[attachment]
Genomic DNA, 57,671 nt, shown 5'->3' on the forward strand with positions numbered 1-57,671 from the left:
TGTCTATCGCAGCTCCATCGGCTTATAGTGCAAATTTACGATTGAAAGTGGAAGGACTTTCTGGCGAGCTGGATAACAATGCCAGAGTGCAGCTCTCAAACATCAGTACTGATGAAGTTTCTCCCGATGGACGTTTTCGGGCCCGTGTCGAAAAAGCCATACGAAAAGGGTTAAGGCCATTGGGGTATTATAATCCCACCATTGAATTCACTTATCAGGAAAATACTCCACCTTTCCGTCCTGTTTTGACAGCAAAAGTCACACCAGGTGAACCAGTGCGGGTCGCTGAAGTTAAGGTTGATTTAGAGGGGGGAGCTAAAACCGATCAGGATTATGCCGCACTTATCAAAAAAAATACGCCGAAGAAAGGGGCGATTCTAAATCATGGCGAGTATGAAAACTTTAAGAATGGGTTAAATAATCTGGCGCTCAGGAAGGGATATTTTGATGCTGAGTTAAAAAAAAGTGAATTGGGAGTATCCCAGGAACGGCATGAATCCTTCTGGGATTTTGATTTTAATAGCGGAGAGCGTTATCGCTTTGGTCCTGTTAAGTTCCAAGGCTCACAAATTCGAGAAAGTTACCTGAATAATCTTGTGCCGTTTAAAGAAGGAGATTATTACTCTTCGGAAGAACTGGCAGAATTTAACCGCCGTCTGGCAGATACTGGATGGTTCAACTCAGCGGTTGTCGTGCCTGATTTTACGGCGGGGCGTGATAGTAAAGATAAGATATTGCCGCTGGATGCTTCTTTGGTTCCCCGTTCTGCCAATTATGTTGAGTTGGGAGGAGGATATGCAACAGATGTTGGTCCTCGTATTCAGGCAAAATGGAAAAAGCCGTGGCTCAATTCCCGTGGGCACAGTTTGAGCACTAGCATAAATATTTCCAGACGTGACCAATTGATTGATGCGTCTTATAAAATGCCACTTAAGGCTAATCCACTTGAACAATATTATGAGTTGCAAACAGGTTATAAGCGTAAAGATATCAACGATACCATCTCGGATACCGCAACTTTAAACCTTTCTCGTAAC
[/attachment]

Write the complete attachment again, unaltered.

Genomic DNA, 57,671 nt, shown 5'->3' on the forward strand with positions numbered 1-57,671 from the left:
TGTCTATCGCAGCTCCATCGGCTTATAGTGCAAATTTACGATTGAAAGTGGAAGGACTTTCTGGCGAGCTGGATAACAATGCCAGAGTGCAGCTCTCAAACATCAGTACTGATGAAGTTTCTCCCGATGGACGTTTTCGGGCCCGTGTCGAAAAAGCCATACGAAAAGGGTTAAGGCCATTGGGGTATTATAATCCCACCATTGAATTCACTTATCAGGAAAATACTCCACCTTTCCGTCCTGTTTTGACAGCAAAAGTCACACCAGGTGAACCAGTGCGGGTCGCTGAAGTTAAGGTTGATTTAGAGGGGGGAGCTAAAACCGATCAGGATTATGCCGCACTTATCAAAAAAAATACGCCGAAGAAAGGGGCGATTCTAAATCATGGCGAGTATGAAAACTTTAAGAATGGGTTAAATAATCTGGCGCTCAGGAAGGGATATTTTGATGCTGAGTTAAAAAAAAGTGAATTGGGAGTATCCCAGGAACGGCATGAATCCTTCTGGGATTTTGATTTTAATAGCGGAGAGCGTTATCGCTTTGGTCCTGTTAAGTTCCAAGGCTCACAAATTCGAGAAAGTTACCTGAATAATCTTGTGCCGTTTAAAGAAGGAGATTATTACTCTTCGGAAGAACTGGCAGAATTTAACCGCCGTCTGGCAGATACTGGATGGTTCAACTCAGCGGTTGTCGTGCCTGATTTTACGGCGGGGCGTGATAGTAAAGATAAGATATTGCCGCTGGATGCTTCTTTGGTTCCCCGTTCTGCCAATTATGTTGAGTTGGGAGGAGGATATGCAACAGATGTTGGTCCTCGTATTCAGGCAAAATGGAAAAAGCCGTGGCTCAATTCCCGTGGGCACAGTTTGAGCACTAGCATAAATATTTCCAGACGTGACCAATTGATTGATGCGTCTTATAAAATGCCACTTAAGGCTAATCCACTTGAACAATATTATGAGTTGCAAACAGGTTATAAGCGTAAAGATATCAACGATACCATCTCGGATACCGCAACTTTAAACCTTTCTCGTAAC